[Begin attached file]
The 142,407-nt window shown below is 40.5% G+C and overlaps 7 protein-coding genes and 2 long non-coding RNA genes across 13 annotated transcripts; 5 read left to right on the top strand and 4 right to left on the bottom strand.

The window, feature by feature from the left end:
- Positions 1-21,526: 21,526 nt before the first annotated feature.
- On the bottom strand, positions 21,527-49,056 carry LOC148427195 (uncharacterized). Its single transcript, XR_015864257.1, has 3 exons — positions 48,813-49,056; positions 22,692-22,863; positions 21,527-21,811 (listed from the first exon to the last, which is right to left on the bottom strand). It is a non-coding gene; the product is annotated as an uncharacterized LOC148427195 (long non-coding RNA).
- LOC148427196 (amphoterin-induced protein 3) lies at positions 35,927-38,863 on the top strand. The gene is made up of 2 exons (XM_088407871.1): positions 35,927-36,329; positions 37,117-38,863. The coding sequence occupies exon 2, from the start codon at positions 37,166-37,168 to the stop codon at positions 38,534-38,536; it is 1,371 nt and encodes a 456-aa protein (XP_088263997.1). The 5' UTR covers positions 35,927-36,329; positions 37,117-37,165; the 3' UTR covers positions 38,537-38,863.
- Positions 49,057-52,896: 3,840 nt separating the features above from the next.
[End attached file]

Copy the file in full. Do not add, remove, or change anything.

The 142,407-nt window shown below is 40.5% G+C and overlaps 7 protein-coding genes and 2 long non-coding RNA genes across 13 annotated transcripts; 5 read left to right on the top strand and 4 right to left on the bottom strand.

The window, feature by feature from the left end:
- Positions 1-21,526: 21,526 nt before the first annotated feature.
- On the bottom strand, positions 21,527-49,056 carry LOC148427195 (uncharacterized). Its single transcript, XR_015864257.1, has 3 exons — positions 48,813-49,056; positions 22,692-22,863; positions 21,527-21,811 (listed from the first exon to the last, which is right to left on the bottom strand). It is a non-coding gene; the product is annotated as an uncharacterized LOC148427195 (long non-coding RNA).
- LOC148427196 (amphoterin-induced protein 3) lies at positions 35,927-38,863 on the top strand. The gene is made up of 2 exons (XM_088407871.1): positions 35,927-36,329; positions 37,117-38,863. The coding sequence occupies exon 2, from the start codon at positions 37,166-37,168 to the stop codon at positions 38,534-38,536; it is 1,371 nt and encodes a 456-aa protein (XP_088263997.1). The 5' UTR covers positions 35,927-36,329; positions 37,117-37,165; the 3' UTR covers positions 38,537-38,863.
- Positions 49,057-52,896: 3,840 nt separating the features above from the next.